How to clone a disk in Windows

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Updated: 03/01/2018 by Computer Hope

If you want to make an exact, byte-for-byte copy of a disk, you can clone it to another disk. Disk cloning copies everything on the disk, including its partitions and filesystems.

When is cloning useful?

Cloning is useful when you want to copy a system disk — the disk containing your operating system. All installed software, documents, and configuration is cloned, including low-level data such as the master boot record, which is required to boot the computer.

Cloning may be used to create an replica of a system disk, which can be used as a replacement if the original disk fails.

Terms used in these instructions

In the instructions below, we use the following terms:

Warning: All data on the destination disk will be destroyed when the clone is written. There is no way to undo the clone. Therefore, make a backup of any existing data on the disk before selecting it as the destination of a clone operation.

Requirements

Requirements for cloning disk-to-disk in Windows:

Disk capacity

The capacity of the destination disk must be at least as large as the source disk.

Software

Special software is required to perform a cloning operation. Several free cloning software packages are available for Windows, including:

In this article, we use the free edition of Macrium Reflect. It’s robust, intuitive to use, and the free version supports system disk cloning. The first thing we’ll do is walk through the installation.

Example: Clone a disk

To install Macrium Reflect Free, first download and run the download agent. The agent downloads the installer, which installs the software on your computer.

Follow these steps to download and install Macrium Reflect Free.

Download Macrium Reflect

  1. Download the Macrium Reflect download agent at https://www.macrium.com/reflectfree. Locate the executable in your download folder, and run it.

Screenshot: Download agent executable.

  1. In the download agent, click Download.

Screenshot: Click Download to download the installer.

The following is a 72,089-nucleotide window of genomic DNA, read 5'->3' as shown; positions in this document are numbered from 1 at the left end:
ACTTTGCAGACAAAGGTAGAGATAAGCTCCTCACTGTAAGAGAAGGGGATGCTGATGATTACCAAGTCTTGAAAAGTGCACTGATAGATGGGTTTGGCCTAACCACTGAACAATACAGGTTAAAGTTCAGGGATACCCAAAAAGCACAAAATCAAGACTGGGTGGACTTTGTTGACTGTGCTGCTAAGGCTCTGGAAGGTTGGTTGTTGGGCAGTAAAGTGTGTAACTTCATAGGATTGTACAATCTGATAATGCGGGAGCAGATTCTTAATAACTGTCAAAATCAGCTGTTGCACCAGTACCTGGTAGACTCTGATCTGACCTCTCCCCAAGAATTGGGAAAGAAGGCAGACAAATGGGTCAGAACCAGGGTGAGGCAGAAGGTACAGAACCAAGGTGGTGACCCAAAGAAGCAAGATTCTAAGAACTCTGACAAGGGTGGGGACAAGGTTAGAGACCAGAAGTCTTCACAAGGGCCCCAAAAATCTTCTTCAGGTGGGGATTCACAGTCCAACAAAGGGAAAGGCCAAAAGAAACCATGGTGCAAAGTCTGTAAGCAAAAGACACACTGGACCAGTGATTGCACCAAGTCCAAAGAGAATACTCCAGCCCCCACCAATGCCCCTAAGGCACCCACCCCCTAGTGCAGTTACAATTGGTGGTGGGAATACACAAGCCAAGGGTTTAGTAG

1. You are prompted to install the WinPE (Windows Preinstallation Environment) module, which is used by Macrium Reflect for some operations. To proceed, click Yes.

Screenshot: Click Yes to intall Windows Preinstallation Environment module.

  1. The agent downloads the installer. By default, the installer runs automatically when the download is complete.

Screenshot: Run the Installer executable when the download is complete.

Note: If you decide to run the installer later, you can find the executable in the folder where you downloaded the agent, in a subfolder named Macrium.

Screenshot: The installer executable is located in a the folder where you downloaded the agent, in a subfolder named Macrium.

Run the Macrium Free Installer

  1. Click Next twice to launch the installer.

Screenshot: Click Next twice to launch installer.

  1. Accept the license agreement, and click Next to continue.
  1. Choose which edition of Macrium Reflect Free to install, “Home” or “Commercial.” If you’re not using the software for a business, choose Home.

Screenshot: Choose edition to install.

  1. Optional step: Register your e-mail address to receive news and updates about Macrium products.

Screenshot: Optional: register your e-mail address.

  1. Finalize your installation options. You’re given the option to install ViBoot. ViBoot is an optional component, not required to make a clone, so we do not install it here. More information about ViBoot is available at Macrium’s website. Click Next to continue.

Screenshot: Finalize installation options.

  1. Click Install.

Screenshot: Begin installation.

  1. When the installation is complete, click Finish.

Screenshot: Finish installation.

  1. Before the installer exits, you are asked once more if you would like to register your identity with Macrium. Registration is not required.

Reflect is now installed. By default, it will launch automatically.

Use Macrium Reflect to clone a disk

  1. In the main Macrium Reflect UI, With the “Disk Image” and “Create a backup” tabs selected, locate the source drive to clone. Select it by clicking it once. Beneath the selected disk, the option Clone this disk is listed. Click it now.

Screenshot: Select a disk, and click Clone this disk.

Note: In this example, our source disk has several partitions: two Windows partitions (the system partition, and the recovery partition), and three Linux partitions. Your disk may look different. You may only have one, two or three partitions. Regardless, the instructions will be the same, because in this example we are cloning the entire disk.

  1. The Clone window opens. Verify that you have the correct source disk selected. Then, click Select a disk to clone to.

Screenshot: Click Select a disk to clone to.

All eligible destination disks are shown in a drop-down list. Select your desired destination disk.

Screenshot: Select a destination disk from the drop-down list.